Chris Laney was one of three Workforce Education Innovators recently recognized by Florida College Access Network at the 2019 FCAN Summit. This follow-up story highlights Chris’s work as a community leader preparing high school students for the education and career that is right for them.
As chair-elect of the Sarasota Young Professionals Group in 2013, Chris Laney knew he wanted to devise a way to positively impact college and career opportunities for students and employers in his hometown.
“I wanted to do something in education because I’d heard of the brain drain,” said Laney, who currently serves as director of education and community investment for CareerSource Suncoast.
That desire led to the creation of the State of Jobs Conference in 2013, which is spearheaded by Laney and provides students with session tracks associated with the careers that are in-demand in the community. In 2016, the conference moved from the Sarasota Chamber to CareerSource Suncoast.
The conference largely targets sophomores, with second-year high schoolers comprising about 75% of students who attend. Business leaders typically offer 15-30 minutes of information related to their fields, while giving students the opportunity to ask questions.
“It’s about investing in our future workforce,” Laney said.
The annual event has swelled from hosting about 400 students in its first year to more than 2,000 students in 2018. That latest figure includes an expansion of the conference’s reach thanks to a partnership with CareerSouce Research Coast to bring in almost 900 students to the first State of Jobs Conference East in Port St. Lucie.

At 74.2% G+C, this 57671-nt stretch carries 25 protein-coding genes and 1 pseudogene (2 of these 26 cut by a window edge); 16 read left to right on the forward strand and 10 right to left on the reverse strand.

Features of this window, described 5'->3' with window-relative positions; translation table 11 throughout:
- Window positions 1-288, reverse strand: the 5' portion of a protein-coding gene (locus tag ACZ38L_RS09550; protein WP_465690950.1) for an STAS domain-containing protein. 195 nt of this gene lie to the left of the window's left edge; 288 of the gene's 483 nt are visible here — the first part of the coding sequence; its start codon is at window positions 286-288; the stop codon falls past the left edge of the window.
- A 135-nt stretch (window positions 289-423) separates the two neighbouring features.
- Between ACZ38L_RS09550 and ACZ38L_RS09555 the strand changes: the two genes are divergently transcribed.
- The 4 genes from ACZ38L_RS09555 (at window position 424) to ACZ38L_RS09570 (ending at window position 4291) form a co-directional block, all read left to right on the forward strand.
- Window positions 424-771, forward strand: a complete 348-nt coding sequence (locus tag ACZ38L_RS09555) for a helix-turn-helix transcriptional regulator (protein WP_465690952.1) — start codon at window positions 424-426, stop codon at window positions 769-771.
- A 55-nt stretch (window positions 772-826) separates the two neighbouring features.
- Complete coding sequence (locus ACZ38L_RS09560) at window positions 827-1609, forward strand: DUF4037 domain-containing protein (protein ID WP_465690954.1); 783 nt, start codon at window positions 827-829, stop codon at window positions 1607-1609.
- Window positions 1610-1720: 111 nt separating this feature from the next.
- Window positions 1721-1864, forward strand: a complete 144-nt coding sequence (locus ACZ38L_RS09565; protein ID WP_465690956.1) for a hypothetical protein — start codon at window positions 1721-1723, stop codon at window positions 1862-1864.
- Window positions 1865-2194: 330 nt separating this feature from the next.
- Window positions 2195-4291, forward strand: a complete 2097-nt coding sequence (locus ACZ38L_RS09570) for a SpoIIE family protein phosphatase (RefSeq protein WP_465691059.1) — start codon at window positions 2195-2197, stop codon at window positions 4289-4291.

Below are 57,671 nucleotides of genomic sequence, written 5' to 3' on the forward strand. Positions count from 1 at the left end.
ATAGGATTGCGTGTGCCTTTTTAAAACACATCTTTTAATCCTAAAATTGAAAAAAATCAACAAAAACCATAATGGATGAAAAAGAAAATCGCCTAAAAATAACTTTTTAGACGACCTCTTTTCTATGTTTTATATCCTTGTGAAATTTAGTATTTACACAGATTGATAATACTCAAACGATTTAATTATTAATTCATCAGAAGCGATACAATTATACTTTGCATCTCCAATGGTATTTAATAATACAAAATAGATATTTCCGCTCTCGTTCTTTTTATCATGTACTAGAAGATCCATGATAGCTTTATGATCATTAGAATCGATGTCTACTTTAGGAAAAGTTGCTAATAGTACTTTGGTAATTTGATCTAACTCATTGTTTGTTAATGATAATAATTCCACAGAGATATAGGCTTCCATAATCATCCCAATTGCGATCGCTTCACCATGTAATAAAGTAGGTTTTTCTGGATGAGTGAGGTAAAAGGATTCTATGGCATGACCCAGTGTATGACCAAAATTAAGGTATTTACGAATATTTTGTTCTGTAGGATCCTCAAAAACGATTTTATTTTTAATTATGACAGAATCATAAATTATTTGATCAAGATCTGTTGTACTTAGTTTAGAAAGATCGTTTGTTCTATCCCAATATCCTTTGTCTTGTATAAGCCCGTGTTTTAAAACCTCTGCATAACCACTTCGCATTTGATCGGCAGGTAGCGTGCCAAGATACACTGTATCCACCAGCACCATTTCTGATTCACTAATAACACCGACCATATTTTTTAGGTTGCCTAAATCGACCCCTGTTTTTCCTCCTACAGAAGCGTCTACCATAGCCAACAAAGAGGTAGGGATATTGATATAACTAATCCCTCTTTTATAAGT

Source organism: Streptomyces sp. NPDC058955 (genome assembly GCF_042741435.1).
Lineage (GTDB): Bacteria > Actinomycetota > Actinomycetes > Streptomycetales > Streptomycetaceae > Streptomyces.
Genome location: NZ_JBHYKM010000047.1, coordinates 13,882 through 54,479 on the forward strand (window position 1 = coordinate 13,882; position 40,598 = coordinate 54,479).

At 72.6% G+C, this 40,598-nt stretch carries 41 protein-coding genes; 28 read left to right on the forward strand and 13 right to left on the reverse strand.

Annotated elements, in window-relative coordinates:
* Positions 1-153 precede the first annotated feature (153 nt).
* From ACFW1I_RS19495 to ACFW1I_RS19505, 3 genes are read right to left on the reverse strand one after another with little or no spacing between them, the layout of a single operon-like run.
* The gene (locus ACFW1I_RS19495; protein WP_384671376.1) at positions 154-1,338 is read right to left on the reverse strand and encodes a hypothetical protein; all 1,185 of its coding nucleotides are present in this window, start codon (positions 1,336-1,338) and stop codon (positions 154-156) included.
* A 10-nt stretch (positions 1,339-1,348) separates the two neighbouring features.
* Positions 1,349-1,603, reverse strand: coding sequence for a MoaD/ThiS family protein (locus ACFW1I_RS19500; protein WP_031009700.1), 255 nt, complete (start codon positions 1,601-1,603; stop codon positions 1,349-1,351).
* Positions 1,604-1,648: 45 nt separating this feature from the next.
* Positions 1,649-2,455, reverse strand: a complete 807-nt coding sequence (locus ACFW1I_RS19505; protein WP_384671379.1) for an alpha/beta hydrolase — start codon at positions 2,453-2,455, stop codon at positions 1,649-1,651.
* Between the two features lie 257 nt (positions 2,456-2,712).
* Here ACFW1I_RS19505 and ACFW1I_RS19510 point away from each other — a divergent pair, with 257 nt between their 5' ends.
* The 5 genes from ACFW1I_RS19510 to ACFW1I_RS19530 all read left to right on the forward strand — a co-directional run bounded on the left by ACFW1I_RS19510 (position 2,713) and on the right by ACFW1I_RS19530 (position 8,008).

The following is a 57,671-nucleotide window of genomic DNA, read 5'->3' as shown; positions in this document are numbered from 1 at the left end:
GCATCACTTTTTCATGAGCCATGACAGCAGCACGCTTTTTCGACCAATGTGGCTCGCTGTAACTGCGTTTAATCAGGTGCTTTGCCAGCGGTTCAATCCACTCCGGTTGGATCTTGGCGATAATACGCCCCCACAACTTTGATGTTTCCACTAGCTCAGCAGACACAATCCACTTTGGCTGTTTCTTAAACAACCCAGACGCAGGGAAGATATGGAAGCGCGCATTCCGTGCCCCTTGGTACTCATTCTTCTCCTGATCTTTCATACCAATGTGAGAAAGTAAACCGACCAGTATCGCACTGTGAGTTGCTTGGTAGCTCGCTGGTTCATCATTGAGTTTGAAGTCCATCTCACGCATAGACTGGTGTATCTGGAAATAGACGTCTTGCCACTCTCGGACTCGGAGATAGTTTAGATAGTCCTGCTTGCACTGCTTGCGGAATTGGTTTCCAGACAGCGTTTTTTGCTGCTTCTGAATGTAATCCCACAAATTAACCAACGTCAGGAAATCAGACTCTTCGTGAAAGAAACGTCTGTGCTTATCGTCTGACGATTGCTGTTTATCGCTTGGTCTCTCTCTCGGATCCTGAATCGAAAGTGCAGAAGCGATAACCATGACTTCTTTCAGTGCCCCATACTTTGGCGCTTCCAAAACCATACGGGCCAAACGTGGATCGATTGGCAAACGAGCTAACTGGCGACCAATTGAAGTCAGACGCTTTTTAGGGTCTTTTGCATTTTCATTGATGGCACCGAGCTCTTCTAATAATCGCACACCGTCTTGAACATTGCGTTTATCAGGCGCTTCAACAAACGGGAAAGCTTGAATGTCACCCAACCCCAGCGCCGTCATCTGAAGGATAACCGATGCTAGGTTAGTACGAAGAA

As the State of Jobs Conference started to grow, Laney and CareerSource sought ways to remove potential barriers for students who wanted to attend. During the first three conferences, Sarasota County Schools covered transportation costs for its students. After the event expanded its reach to Manatee County, CareerSource Suncoast raised enough funds to cover 100% of transportation for public school students in Manatee and Sarasota using charter buses for the fourth State of Jobs Conference.
“We try to alleviate all cost to the school district and remove any reasons for the district to say no,” Laney said.
Last year, the school districts for Manatee and Sarasota covered about one-third of transportation costs.
“We paid for charter buses, but last year the (Manatee and Sarasota) districts contributed money because they saw the value in the conference,” Laney said.
CareerSource’s fundraising efforts for the State of Jobs Conference are focused on the business and higher education sectors. Laney estimates about 60-70% of sponsors come from the business community, while the rest is comprised of supporters in higher ed.
Addtionally, each State of Jobs Conference — including the upcoming State of Jobs Conference East on October 3, and the State of Jobs Conference West on October 15 — takes place on a weekday during school hours.
“As we’ve expanded, the districts have said, ‘Can we do this on a Saturday because we go on so many field trips during the year?’” Laney said. “My response has always been that this is the only opportunity for us to get such high-level leaders in one place to talk to these students.
“A lot of our leaders tell me, I don’t have time to go speak to 10 classrooms, but I can come to State of Jobs and speak to a segmented group.”
For the last several years, a key component of the State of Jobs Conference is the research collected from students regarding their perception of college and career opportunities in their respective communities. The data are compiled into an annual “State of Students Report.”
“We said, ‘We have all these students in a room for a conference…what if we just started asking them questions? What if we get their perspective on what jobs and what college is going to look like in our region?’” Laney said on FCAN’s podcast earlier this year. “That way we can go back to the stakeholders in the community and start to develop appropriate programming.”
Laney says he hopes to add an additional partner in the northern part of the state for a State of Jobs conference that incorporates data from the state’s northern counties.
“If we’re able to cover 10-12 counties in three different parts of the state, I think we’ll have a pretty good indicator of what student perception really is,” Laney said.